NASA and the National Oceanic and Atmospheric Administration launched the Joint Polar Satellite System-1, the first in a “series of four highly advanced polar-orbiting satellites,” NASA announced on Saturday, with the agencies touting they expect significant improvements to their weather-forecasting abilities when JPSS-1 comes online in three months.
— NASA (@NASA) 18 November 2017
“Emergency managers increasingly rely on our forecasts to make critical decisions and take appropriate action before a storm hits,” NOAA National Weather Service director Louis W. Uccellini wrote in the statement. “Polar satellite observations not only help us monitor and collect information about current weather systems, but they provide data to feed into our weather forecast models.”
JPSS-1 is 14.8 feet in diameter and weighs 5,060 pounds, and was one of the last NASA satellites scheduled to be powered into orbit by the Delta II rocket system. It will circle the Earth approximately 14 times a day at an elevation of 512 miles.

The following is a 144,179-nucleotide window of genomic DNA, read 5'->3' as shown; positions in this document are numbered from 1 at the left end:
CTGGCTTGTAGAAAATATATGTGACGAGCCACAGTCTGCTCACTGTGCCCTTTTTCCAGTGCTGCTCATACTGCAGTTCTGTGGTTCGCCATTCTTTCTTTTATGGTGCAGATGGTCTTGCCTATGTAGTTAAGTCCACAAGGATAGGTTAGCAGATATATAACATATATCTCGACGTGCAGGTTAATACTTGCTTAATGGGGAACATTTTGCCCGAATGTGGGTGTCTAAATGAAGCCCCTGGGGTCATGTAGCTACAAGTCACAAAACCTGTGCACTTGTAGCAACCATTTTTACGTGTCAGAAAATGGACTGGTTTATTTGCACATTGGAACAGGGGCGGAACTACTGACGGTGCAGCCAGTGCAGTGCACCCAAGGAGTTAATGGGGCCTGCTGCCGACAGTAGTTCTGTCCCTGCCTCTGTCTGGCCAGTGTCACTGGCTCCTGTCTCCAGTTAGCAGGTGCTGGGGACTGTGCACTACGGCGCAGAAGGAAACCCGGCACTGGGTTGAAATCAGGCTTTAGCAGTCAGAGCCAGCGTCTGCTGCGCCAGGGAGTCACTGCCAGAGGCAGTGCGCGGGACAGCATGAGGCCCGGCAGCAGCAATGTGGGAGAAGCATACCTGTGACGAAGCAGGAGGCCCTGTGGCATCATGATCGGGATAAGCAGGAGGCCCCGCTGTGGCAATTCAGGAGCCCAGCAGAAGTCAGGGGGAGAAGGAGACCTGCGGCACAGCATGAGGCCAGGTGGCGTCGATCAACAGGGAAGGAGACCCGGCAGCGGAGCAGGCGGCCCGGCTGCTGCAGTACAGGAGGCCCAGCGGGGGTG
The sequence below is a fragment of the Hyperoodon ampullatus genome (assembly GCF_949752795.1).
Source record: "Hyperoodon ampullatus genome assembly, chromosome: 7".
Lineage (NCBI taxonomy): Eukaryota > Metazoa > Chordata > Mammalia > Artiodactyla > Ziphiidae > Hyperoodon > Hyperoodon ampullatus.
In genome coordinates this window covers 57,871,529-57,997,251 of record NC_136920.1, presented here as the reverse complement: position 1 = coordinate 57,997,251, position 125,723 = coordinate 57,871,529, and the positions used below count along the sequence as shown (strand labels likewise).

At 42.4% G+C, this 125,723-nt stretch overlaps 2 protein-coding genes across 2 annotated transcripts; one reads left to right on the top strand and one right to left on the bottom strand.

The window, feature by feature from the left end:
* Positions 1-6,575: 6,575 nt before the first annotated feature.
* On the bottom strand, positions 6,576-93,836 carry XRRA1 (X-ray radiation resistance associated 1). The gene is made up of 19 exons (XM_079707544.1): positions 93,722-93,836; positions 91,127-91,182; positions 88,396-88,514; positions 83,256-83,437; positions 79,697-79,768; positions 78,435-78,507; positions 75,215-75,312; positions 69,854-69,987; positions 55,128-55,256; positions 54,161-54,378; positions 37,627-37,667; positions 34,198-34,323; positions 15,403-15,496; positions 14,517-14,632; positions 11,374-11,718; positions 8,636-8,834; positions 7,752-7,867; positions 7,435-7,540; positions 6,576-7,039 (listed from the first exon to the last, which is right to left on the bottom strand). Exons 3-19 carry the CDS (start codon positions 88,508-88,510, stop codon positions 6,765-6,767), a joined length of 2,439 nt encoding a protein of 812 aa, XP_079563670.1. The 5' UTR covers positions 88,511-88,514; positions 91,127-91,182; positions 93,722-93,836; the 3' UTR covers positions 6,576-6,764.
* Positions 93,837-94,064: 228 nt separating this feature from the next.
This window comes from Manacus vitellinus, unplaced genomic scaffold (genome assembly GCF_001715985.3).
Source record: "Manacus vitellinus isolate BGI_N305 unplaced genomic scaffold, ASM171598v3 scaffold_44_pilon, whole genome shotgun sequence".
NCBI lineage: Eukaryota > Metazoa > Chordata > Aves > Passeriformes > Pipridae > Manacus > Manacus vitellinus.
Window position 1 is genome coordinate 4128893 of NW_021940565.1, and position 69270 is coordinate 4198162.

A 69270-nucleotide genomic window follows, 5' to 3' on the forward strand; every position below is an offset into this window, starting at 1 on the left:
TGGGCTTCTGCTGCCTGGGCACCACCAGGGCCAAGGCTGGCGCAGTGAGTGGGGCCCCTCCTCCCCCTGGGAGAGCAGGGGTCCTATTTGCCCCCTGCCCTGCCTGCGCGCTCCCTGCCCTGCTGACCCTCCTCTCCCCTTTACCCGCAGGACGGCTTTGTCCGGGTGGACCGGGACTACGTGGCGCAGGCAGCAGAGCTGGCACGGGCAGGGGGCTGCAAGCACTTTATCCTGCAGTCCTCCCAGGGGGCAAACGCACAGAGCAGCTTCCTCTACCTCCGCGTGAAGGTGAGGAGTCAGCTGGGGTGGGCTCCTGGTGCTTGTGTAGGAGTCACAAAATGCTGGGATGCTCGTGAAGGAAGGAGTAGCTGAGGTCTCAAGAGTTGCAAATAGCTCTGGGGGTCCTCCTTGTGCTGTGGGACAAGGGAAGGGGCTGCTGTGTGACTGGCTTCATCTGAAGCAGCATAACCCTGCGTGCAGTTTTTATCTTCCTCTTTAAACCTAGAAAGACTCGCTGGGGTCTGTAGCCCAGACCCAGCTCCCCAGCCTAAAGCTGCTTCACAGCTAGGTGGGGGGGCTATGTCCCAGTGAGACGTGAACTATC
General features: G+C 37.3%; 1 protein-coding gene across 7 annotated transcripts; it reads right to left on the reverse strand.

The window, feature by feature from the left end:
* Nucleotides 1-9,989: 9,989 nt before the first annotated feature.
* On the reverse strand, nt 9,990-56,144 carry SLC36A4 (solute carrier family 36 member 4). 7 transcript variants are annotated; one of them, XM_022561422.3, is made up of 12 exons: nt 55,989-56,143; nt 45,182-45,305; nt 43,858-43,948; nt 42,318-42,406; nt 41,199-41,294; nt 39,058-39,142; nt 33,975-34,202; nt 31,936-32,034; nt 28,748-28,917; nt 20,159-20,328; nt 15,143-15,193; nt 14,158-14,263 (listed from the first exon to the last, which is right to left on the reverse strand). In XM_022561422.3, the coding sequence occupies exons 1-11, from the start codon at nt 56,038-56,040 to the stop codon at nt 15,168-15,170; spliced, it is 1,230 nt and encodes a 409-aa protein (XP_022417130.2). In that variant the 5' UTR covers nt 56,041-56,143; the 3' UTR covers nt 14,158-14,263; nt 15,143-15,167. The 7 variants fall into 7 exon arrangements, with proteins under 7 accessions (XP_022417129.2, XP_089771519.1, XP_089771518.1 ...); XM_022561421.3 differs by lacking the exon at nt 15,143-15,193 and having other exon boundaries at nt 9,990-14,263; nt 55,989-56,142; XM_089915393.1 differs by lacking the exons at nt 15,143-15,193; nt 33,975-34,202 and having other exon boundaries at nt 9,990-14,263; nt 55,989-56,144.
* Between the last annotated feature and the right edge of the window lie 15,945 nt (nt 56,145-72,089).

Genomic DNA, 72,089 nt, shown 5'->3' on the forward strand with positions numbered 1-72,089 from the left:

Per the NASA release, JPSS-1 carries five instruments the agencies say will provide “meteorologists with observations of atmospheric temperature and moisture, clouds, sea-surface temperature, ocean colour, sea ice cover, volcanic ash, and fire detection.” Program director Greg Mandt told Space.com the onboard suite consists of “instruments so precise that they can measure the temperature to better than a tenth of a degree from the surface of the Earth all the way to the edge of space.”
Its similarly polar-orbiting predecessor, Suomi NPP, was intended as a test of the technology involved in JPSS-1's construction but has since become a valuable meteorological tool. Once it has completed its three-month testing and calibration phase and been put into active service, JPSS-1 will be rechristened NOAA-20.
JPSS-1 is particularly important at a time when climate change is likely raising the likelihood of extreme weather events like the hurricanes that ravaged the Gulf coast and the Caribbean this year, as well as increasing the intensity of other phenomena like wildfires like California. Better instruments mean better forecasts, which can aid in scheduling evacuations and preparing for storm impacts, as well as better imaging capabilities after disasters, which aid rescue and recovery efforts. [NASA/Engadget]